SoftBank’s Son Has a New Lesson for Private Equity
(Bloomberg Opinion) -- There’s no doubt that SoftBank Group Corp. founder Masayoshi Son is a master tactician. His latest idea is a beautiful amalgam of the best parts of his own business strategy and the modus operandi of private equity firms. And it just might work.
Son’s team is debating a new plan to gradually buy up shares in SoftBank until Son has a big enough stake to take control, Bloomberg News reported Wednesday. That process could take more than a year and would likely require more monetization of SoftBank assets to fund. Although this “slow-burn” buyout is a unique concept, there’s something familiar to those who have watched how Son does business.
This proposal, also called a slow-motion buyout, is that same strategy writ large. Rather than use his own cash or take out a loan under his own name to boost his stake in SoftBank — which currently stands at around 27% — Son would use the funds of the company he runs to buy other people’s shares. Without spending a dime of his own, he can increase the effective concentration of his existing holdings.
In doing so, Son can also eschew the usual management buyout model of enlisting a private equity firm to collectively bid for outstanding stock. Such an approach would leave the management team sharing power with its financial backers. This new approach means he may not require such help at all.
What Son will need, however, are debt investors willing to keep lending SoftBank money to buy back its own shares. Also, a market of people who might want to buy some of the assets SoftBank has on hand, which include a stake in Alibaba Group Holding Ltd., domestic telco SoftBank Corp., and maybe even parts of the two Vision Funds.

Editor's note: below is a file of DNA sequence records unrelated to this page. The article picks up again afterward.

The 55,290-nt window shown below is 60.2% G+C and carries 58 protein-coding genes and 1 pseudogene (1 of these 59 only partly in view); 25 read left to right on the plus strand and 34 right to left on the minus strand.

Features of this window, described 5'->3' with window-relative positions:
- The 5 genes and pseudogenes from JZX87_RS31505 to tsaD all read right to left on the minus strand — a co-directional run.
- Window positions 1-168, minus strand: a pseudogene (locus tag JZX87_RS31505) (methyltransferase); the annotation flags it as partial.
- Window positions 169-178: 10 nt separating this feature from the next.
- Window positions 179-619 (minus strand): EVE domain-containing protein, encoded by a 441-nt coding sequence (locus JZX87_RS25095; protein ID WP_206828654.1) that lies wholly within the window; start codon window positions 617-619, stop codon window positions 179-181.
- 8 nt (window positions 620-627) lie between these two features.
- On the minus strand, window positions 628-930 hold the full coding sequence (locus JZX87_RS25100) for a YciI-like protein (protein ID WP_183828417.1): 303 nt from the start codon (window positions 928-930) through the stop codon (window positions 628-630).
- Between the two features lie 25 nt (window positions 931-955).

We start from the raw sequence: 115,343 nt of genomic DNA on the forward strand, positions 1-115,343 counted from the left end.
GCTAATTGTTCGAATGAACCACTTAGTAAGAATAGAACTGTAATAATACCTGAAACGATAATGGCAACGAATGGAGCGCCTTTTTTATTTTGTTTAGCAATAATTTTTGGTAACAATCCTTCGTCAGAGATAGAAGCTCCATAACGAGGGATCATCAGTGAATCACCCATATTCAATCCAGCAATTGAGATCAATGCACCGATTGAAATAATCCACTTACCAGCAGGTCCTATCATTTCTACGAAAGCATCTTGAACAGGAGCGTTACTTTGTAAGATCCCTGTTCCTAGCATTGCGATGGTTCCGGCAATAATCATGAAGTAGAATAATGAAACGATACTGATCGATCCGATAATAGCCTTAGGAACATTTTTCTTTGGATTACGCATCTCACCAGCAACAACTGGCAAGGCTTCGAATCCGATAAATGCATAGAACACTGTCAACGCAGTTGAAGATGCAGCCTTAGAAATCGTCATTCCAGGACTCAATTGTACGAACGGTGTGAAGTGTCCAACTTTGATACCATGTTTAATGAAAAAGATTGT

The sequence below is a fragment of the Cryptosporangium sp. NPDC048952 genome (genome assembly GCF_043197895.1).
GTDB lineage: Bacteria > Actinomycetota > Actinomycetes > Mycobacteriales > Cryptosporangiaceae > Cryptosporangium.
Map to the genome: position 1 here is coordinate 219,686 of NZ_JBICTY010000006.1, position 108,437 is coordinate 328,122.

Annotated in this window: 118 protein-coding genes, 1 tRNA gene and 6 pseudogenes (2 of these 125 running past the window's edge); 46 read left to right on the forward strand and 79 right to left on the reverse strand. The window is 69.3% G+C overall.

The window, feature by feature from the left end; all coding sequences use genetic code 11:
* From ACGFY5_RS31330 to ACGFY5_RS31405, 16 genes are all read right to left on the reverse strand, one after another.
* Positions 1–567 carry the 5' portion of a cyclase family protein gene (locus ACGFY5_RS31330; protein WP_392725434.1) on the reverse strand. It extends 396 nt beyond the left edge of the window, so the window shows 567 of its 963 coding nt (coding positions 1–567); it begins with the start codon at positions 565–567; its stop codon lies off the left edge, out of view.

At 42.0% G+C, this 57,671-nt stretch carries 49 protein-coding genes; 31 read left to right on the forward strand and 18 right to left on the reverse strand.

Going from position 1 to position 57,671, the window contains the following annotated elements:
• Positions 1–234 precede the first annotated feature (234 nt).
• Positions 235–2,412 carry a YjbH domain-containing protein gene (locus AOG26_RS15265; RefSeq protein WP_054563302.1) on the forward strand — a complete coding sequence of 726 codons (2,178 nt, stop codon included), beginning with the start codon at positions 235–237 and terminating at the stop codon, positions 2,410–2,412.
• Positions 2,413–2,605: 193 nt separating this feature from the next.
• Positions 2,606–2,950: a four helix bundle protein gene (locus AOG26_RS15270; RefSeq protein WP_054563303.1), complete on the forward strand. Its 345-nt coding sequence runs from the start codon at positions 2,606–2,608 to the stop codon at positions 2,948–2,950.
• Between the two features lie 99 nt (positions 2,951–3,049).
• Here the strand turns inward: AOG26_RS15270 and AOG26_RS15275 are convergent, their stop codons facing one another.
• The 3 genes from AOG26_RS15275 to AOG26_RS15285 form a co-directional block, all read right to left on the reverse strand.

Skepticism is warranted. Just because SoftBank is debating this strategy doesn’t mean Son will actually enact it. According to the Bloomberg News report, many within the company oppose any thought of going private. Talks with both activist investor Elliott Management Corp. and Abu Dhabi sovereign wealth fund Mubadala Investment Co. to help fund a buyout also don’t seem to have borne fruit. Now, SoftBank seems ready to go it alone.
Yet merely floating the idea is enough to boost the stock, as witnessed by SoftBank’s 7.2% climb within two hours of the report. At the very least, the prospect of a creeping takeover funded by share buybacks could put a floor under the stock amid an epic climb this year that’s now taken it to the highest level in two decades.
A downside would be to remove the quarterly earnings spotlight that Son thrives under. Yes, the last few investor conferences have been littered with bad news — the WeWork reckoning, for example. But Son’s skill at denial and spin enabled him to talk up his record, as if losing $16.6 billion on investments in a single year was like dropping a quarter in the mud.
While skeptics, like me, keep shaking their heads at the myriad ways the Japanese billionaire distracts his audience from bad bets, fans hang on every word as evidence of brilliance. And SoftBank’s 74% rise this year seems to prove them right. He could still crow about his greatness, but wouldn’t attract the same attention.
Yet even if Son loses his biggest platform for publicity, this slow-burn buyout would allow him to hold onto the company without sharing the stage. Or the spoils.
This column does not necessarily reflect the opinion of the editorial board or Bloomberg LP and its owners.
Tim Culpan is a Bloomberg Opinion columnist covering technology. He previously covered technology for Bloomberg News.
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